Reviewed by Dan Brennan, MD on August 24, 2021

The glutes are certainly a buzz topic in the world of musco-skeletal healing and exercise classes. You may frequently hear that your glutes are tight, and such is the cause of more serious problems throughout your body. Commonly the initial diagnosis could be from lower back pain, knee problems, or shoulder issues.

What Are The Glutes?

Perhaps you have heard quite a lot about the glutes, but what exactly are they? The glutes are a set of muscles that are predominantly located in the buttock area. They include:

  • Gluteus maximus
  • Gluteus medius
  • Gluteus minimus

Gluteus Maximus. The gluteus maximus is the largest of the three muscles and is the largest and heaviest muscle in the body. 

It makes up most of what you see in the buttocks and hip areas. It is very thick and is in the shape of a quadrangle. The gluteus maximus is an essential component of how you keep your upper body erect. It attaches itself to the following bones:

  • Inner upper ilium
  • Ilium crest
  • Lower part of the crest
  • Coccyx

Functionally, the gluteus maximus is responsible for extending and externally rotating the thigh. It has a remarkable ability to extend but only really does so when needed. Usually, it will extend when someone rises from sitting, straightens from a bent position, or walks up an incline. Additionally, it supports the pelvis and trunk.

Gluteus Medius. The gluteus medius lays in between the gluteus maximus and the gluteus minimus. The gluteus maximus covers a third of it, and a layer of fascia (connective tissues) covers the other two-thirds. 

Such covers the gluteus minimus and is triangularly shaped. It originates at the hip bone and connects at the iliac crest, anterior iliac spine, and gluteal fascia. It also varies in thickness.

This muscle is the primary hip abductor. Hip abductors control motion and stabilize the pelvis and upper body to keep the trunk upright. Gluteus medius also helps with internal and lateral rotation when the knee gets extended. It also helps with blood supply and nerve regulation.

Gluteus Minimus. The gluteus minimus acts very similarly to the gluteus medius. It helps with mobility, functionality, blood supply, and innervation (nerve supply) in many of the same ways. It sits underneath the gluteus minimus and is primarily a hip stabilizer and abductor. Its blood supply function goes through the superior gluteal artery and gluteal nerve.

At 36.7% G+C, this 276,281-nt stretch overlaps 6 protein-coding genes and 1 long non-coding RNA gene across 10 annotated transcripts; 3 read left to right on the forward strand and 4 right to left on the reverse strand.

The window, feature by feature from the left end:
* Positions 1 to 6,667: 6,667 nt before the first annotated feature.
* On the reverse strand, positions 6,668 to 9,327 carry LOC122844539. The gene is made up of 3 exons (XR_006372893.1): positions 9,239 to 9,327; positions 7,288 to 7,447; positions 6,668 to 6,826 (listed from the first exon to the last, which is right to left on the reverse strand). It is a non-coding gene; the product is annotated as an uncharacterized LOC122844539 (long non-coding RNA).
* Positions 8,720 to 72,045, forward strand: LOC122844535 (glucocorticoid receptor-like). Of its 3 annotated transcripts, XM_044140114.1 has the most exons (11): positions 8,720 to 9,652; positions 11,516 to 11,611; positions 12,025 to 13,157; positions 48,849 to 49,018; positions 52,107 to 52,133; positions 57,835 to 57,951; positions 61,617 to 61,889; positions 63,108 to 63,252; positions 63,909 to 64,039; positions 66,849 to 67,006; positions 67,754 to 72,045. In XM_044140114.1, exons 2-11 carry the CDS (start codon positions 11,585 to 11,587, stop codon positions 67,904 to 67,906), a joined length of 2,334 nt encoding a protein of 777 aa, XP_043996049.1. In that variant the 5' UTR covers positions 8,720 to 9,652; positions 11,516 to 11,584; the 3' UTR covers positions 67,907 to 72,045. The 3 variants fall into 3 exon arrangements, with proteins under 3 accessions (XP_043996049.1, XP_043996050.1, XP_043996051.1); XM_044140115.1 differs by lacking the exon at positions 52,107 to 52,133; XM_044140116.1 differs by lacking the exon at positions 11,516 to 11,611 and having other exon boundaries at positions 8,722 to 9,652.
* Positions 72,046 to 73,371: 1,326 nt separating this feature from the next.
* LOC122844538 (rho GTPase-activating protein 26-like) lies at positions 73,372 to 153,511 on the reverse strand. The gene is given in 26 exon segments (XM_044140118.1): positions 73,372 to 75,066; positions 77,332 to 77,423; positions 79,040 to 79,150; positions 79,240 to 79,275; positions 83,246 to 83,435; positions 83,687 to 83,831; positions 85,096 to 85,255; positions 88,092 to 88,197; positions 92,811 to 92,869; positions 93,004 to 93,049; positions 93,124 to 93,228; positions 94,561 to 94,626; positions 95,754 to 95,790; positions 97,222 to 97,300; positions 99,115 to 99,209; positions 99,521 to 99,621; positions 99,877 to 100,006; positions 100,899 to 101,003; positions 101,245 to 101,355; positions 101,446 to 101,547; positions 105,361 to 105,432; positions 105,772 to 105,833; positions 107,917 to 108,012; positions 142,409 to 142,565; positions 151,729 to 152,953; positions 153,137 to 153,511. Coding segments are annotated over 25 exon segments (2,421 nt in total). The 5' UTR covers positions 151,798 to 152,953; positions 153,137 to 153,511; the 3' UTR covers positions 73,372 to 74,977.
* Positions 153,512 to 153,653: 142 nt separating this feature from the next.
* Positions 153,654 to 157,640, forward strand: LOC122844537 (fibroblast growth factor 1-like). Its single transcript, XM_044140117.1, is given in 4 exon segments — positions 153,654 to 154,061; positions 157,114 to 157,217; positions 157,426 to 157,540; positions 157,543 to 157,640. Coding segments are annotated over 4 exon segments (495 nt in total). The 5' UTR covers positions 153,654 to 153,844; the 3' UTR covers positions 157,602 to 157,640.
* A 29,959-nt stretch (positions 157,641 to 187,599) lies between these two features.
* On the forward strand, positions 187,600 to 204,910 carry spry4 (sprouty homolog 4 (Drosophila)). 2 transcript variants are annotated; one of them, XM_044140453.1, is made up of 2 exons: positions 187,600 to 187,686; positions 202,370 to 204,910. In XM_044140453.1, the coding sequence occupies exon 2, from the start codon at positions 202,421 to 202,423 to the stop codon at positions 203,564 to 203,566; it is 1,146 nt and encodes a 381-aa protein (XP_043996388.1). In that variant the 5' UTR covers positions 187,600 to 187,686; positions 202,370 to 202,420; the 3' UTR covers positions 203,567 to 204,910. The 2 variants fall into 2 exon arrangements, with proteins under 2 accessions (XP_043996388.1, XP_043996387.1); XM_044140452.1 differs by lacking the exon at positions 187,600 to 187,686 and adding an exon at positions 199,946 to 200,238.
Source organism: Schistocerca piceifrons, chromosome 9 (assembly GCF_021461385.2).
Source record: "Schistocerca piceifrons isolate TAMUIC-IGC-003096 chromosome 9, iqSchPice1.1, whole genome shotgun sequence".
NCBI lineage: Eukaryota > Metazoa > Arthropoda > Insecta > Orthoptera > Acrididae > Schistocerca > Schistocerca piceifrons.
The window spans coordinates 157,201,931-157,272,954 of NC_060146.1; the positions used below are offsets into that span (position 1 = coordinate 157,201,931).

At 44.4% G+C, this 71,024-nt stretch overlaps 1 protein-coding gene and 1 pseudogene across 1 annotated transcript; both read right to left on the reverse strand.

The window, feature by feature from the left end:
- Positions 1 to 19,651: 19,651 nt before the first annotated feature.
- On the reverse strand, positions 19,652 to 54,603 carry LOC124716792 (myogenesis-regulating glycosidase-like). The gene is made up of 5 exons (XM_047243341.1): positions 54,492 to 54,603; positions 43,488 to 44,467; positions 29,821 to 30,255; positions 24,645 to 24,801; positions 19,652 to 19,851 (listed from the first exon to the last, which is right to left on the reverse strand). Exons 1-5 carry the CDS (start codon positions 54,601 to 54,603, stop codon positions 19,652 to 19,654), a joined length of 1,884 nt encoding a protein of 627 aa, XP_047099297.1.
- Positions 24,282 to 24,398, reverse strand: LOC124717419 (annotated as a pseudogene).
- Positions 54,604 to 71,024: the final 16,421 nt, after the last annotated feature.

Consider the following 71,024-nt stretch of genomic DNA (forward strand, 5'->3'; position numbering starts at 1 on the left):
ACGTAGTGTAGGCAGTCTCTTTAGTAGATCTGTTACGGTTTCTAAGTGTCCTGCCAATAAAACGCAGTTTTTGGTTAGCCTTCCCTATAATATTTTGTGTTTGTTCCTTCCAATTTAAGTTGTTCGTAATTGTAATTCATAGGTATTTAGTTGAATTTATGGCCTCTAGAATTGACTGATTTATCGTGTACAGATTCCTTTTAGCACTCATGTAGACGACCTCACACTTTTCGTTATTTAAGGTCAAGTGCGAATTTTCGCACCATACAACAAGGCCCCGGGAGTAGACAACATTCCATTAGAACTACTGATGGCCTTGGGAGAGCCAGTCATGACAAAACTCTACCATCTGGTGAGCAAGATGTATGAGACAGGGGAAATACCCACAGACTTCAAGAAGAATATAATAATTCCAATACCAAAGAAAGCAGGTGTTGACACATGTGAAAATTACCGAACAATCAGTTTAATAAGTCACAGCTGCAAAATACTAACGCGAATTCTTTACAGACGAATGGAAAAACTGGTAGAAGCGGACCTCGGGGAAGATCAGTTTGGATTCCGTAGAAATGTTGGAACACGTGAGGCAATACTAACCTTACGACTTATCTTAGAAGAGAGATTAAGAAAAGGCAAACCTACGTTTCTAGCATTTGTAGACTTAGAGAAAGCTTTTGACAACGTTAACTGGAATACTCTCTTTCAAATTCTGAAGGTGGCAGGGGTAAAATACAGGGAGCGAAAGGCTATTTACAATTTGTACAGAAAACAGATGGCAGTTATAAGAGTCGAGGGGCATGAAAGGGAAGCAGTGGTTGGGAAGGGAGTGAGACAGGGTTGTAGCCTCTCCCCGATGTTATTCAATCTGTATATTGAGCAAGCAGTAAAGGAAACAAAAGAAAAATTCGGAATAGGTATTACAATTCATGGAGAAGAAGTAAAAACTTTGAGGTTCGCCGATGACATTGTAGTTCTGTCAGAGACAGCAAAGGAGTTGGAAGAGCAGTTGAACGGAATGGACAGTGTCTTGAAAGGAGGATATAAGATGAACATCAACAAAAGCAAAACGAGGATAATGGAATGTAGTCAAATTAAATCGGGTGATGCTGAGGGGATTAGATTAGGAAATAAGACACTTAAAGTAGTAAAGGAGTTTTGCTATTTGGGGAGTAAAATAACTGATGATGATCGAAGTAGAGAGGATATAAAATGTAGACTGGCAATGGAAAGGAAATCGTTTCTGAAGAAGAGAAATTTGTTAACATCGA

Any sort of damage to this muscle will result in a sinking down of the pelvis. This muscle is fan-shaped and is attached to the femur and thigh. In combination with other hip abductors, it helps to keep the pelvis level as you walk. It also serves to rotate the thigh.

What Happens To The Glutes?

All of the glute muscles work in tandem together. If one component starts to tense up or does not function properly, the others will follow suit. Often, inactivity can impact the synergy between all of these muscles. This inactivity can lead to injuries.

As the glutes attach to the thigh, this can lead to knee injuries. Because the glutes connect to the trunk and back, this can lead to back, shoulder, and even neck injuries. It has been found that sitting for an extended period of time, in particular, can cause glute injuries.

Sitting shortens the deep and superficial hip flexors which sit on top of the glutes. The tightening of the top layer affects the muscles underneath them. Sitting also makes the pelvis rotate in a backward motion and disengages the glutes. 

Finally, it can compress the glute muscles, which cuts off their oxygen supply. This affects the muscles significantly and can happen after very short amounts of time.

What Can I Do To Help Stretch My Glutes?

While stretching and relaxing your muscles is always a good idea, doing daily exercises that help you correct your posture and body movements might be better. 

The most effective type of glute treatment shows you how to use your body in a way that protects you from injury. This way, you can make sure that every day you are effectively using your muscles and not contributing further to your glute injuries.

Posture Exercises. One of the best ways to do this is to start developing a good posture. To help with this, hip stretches are beneficial. Additionally, keeping in mind postural cues and taking the idea of having a straight posture in your daily life can also be of service. An excellent way to start developing this awareness is to rock your pelvis backward and forwards. Doing this familiarizes you with the amount of motion available to you.

Activation of Muscles. Lightly activating your glute muscles regularly can help them become more awake. Having more awake glutes is an advantage because they can help your body have more mobility and generally function better in your daily life.

Squats and Lunges. Exercising your glutes by doing squats and lunges is a very good practice. Perhaps it seems counterintuitive, but the motions of both those exercises are frequently found in daily life. Developing strength and control while doing those motions helps to reset your patterns of motion.

However, it’s not very helpful to move carelessly and forcefully. Make sure to do these exercises with mindfulness and move fluidly.

Show Sources

SOURCES: 

Openhealthclinic: “Its all about the Glutes.”

Physiopedia: “Gluteus Maximus.”

StatPearls Publishing: “Anatomy, Bony Pelvis, and Lower Limb, Gluteus Maximus Muscle.”

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